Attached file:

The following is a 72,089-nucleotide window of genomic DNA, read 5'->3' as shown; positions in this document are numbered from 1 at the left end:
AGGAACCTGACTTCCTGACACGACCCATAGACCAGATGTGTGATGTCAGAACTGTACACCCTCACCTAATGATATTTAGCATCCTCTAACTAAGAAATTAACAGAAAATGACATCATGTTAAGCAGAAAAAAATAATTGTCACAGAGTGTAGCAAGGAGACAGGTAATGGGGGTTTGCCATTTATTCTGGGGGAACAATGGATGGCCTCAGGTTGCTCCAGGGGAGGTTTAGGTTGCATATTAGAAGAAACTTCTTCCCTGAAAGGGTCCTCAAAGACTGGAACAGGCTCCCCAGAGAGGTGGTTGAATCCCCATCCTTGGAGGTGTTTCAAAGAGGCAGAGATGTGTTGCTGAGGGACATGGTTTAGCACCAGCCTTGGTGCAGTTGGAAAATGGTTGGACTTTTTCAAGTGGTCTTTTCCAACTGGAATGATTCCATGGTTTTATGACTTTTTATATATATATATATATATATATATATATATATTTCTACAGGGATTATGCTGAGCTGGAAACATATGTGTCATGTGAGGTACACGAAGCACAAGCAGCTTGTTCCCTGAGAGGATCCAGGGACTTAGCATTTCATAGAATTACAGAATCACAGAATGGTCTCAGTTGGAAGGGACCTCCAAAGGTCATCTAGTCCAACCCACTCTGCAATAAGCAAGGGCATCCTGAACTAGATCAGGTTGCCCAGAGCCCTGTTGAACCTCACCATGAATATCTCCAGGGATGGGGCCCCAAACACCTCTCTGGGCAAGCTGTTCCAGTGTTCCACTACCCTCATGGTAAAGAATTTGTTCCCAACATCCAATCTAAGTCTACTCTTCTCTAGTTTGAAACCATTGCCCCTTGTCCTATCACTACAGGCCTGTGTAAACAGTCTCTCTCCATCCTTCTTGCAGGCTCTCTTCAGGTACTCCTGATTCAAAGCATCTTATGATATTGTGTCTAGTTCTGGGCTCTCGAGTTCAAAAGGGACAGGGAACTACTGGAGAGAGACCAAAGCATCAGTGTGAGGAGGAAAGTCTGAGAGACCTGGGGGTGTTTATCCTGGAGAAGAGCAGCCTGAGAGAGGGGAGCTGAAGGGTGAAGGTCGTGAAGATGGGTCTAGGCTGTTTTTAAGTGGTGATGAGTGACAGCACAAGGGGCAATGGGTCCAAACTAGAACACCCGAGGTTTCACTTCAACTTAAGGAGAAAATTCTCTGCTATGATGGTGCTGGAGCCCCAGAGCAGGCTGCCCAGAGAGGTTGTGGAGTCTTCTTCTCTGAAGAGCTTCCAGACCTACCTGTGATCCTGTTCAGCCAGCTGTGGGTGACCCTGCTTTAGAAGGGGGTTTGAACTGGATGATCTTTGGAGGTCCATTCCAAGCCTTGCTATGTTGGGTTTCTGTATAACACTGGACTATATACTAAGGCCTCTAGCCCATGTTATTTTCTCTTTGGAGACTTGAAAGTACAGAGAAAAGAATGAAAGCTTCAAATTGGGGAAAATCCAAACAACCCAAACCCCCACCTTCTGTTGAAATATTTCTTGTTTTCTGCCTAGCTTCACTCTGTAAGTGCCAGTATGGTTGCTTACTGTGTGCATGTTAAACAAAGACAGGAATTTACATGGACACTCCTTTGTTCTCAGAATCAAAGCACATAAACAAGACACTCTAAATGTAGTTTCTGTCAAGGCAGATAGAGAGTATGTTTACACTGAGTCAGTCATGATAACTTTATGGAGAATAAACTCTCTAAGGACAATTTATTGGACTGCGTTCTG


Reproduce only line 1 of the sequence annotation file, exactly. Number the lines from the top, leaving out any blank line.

The following is a 72,089-nucleotide window of genomic DNA, read 5'->3' as shown; positions in this document are numbered from 1 at the left end: